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Air Force Miniatures: Opening Salvo Pt. 5
Angels 20 Set
by Mons Johnson

This is the fifth preview for Axis & Allies Air Force Miniatures: Angels 20. As promised last week, let's start with a close look at the C.200 Saetta.

During the 1920s the Italians were at the forefront of aircraft design, winning the Schneider Trophy three times. While they continued to produce excellent aircraft through the 1930s, Italian engine design didn't keep pace with the rest of Europe. This difficulty was compounded by the Italian Air Ministry's mandating only radial engines for fighters in 1932. Italian engine manufacturers were able to produce a decent radial design to power the next generation of Italian planes, but problems with quality and production delays continued to show up during the war years.

The C.200 Saetta first flew in 1937 and won a competition among Italian fighters in 1938, which ensured an initial contract for 99 fighters. After some initial problems with the wing were fixed, the Saetta proved to be a tough and maneuverable little fighter. It wasn't quite as fast as the typical Allied fighter and was underarmed, featuring only two .50 cal machine guns. Even with these limitations, in the hands of a skilled pilot the C.200 Saetta proved a dangerous foe.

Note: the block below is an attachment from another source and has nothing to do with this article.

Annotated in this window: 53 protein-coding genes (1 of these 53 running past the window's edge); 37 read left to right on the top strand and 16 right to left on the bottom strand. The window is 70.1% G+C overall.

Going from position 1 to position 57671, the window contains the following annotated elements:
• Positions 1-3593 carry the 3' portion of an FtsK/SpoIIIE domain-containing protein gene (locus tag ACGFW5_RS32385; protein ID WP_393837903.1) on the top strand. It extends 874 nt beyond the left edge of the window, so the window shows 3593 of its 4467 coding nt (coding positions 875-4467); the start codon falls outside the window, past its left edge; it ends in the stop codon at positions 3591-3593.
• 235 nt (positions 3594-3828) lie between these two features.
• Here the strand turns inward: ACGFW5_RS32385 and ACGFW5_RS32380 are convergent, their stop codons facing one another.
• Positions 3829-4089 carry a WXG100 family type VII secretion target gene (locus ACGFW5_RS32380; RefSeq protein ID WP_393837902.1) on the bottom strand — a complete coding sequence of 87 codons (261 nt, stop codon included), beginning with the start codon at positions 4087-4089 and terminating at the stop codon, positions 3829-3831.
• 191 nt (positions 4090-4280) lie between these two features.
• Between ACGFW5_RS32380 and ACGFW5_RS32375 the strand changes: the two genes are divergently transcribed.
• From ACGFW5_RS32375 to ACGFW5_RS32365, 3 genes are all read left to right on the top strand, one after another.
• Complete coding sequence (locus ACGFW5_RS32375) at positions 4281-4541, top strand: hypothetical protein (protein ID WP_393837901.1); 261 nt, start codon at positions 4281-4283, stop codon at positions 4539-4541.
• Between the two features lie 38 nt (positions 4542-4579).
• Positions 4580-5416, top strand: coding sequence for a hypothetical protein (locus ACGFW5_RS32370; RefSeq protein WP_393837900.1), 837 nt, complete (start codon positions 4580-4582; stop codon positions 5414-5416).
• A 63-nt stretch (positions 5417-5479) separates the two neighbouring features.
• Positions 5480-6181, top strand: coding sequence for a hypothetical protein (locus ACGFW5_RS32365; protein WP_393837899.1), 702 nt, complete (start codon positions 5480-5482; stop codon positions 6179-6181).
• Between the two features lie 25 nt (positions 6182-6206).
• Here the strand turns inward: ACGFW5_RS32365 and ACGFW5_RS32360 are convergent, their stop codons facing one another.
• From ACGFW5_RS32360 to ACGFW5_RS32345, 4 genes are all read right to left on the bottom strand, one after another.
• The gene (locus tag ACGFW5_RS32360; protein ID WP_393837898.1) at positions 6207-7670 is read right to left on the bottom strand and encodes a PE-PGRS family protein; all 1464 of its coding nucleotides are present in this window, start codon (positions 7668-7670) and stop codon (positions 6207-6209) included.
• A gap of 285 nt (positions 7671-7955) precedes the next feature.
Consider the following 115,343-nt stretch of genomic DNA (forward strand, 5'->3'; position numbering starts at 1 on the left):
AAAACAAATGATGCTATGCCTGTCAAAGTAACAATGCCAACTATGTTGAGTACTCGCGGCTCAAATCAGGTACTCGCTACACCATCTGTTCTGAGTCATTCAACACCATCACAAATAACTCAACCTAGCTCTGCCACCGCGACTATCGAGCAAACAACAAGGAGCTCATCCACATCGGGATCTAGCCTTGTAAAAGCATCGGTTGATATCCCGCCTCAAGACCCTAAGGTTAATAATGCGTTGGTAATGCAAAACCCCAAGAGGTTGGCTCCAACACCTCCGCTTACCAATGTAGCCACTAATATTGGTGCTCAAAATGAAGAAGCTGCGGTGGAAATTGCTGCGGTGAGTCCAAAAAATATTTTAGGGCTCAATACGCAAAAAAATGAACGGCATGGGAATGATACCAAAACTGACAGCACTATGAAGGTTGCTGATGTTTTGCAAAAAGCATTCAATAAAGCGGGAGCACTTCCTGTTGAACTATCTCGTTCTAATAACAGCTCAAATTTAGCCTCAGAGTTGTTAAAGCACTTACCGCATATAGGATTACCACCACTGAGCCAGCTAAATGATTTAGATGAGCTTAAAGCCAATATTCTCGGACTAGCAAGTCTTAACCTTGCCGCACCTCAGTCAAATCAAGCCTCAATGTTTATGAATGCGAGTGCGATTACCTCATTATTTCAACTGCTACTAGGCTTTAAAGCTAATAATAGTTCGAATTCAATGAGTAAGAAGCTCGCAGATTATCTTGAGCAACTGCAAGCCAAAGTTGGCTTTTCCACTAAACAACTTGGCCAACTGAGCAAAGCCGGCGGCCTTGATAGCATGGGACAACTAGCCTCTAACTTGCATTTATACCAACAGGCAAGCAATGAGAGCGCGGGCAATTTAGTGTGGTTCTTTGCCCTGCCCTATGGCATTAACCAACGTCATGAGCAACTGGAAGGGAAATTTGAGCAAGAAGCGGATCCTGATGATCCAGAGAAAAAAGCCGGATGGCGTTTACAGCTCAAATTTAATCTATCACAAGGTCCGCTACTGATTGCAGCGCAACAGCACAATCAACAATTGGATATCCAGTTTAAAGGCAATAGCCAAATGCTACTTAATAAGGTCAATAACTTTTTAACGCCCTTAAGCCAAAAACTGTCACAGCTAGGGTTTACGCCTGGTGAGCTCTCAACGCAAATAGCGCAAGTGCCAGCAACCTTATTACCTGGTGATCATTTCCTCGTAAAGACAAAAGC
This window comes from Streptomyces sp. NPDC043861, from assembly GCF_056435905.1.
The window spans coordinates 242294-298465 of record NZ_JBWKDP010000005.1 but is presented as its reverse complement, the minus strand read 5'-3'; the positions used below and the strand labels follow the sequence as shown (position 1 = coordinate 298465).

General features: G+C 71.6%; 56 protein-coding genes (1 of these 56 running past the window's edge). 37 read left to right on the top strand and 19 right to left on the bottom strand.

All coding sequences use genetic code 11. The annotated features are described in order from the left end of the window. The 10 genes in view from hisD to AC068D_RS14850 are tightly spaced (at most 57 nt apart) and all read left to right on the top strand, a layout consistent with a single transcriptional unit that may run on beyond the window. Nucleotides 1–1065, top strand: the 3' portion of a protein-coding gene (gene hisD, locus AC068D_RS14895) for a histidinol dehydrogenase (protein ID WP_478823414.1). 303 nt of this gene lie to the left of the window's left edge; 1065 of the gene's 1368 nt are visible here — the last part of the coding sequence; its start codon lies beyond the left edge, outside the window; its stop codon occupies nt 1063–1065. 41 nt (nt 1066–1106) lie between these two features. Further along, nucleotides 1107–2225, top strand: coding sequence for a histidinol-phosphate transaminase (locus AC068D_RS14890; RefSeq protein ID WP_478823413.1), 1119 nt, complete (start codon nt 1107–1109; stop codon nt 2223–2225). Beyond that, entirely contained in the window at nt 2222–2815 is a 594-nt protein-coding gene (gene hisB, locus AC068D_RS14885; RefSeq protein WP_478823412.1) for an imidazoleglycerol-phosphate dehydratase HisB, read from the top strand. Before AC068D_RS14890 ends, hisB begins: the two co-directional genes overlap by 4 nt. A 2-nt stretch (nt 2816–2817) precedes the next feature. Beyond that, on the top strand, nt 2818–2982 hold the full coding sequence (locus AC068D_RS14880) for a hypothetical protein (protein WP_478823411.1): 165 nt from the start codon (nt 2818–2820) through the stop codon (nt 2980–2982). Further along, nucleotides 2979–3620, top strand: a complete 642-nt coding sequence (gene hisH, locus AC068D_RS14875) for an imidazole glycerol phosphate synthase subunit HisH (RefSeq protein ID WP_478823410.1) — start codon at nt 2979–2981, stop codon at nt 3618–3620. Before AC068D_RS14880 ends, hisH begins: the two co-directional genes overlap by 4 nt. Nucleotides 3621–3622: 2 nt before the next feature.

With a Turn rating of 5 and the Practiced Turn special ability, this Saetta can turn inside of most of its opponents. Since it was equipped with only two machine guns, though, it has an Attack value of just 4 at range 1. With a top speed of 313 mph, the Saetta gets a Speed rating of 2–3 and a Hi Speed rating of just 4. It is also a smaller fighter than most (with an empty weight of 4,330 lb.), so it has just 2 hits. It was lightly armored but, with a radial engine and a reputation for toughness, it gets an Armor rating of 2, a Vital Armor of 6, and the Rugged special ability to let it absorb a lot of punishment.

After Italy's entry into the war in 1940, Saettas fought in the Mediterranean and in North Africa. During the invasion of the U.S.S.R., Italy deployed an air corps to support the attack; the C.200 Saetta pilots did quite well initially. Compare the C.200 and its early Soviet counterpart, the I-16.


In our next and final preview, we'll go over the Angels 20 set list and talk a little about why certain aircraft made it in and why others didn't. That's it for now! As always, you can discuss this article or other aspects of the Axis & Allies line of games on our message boards.










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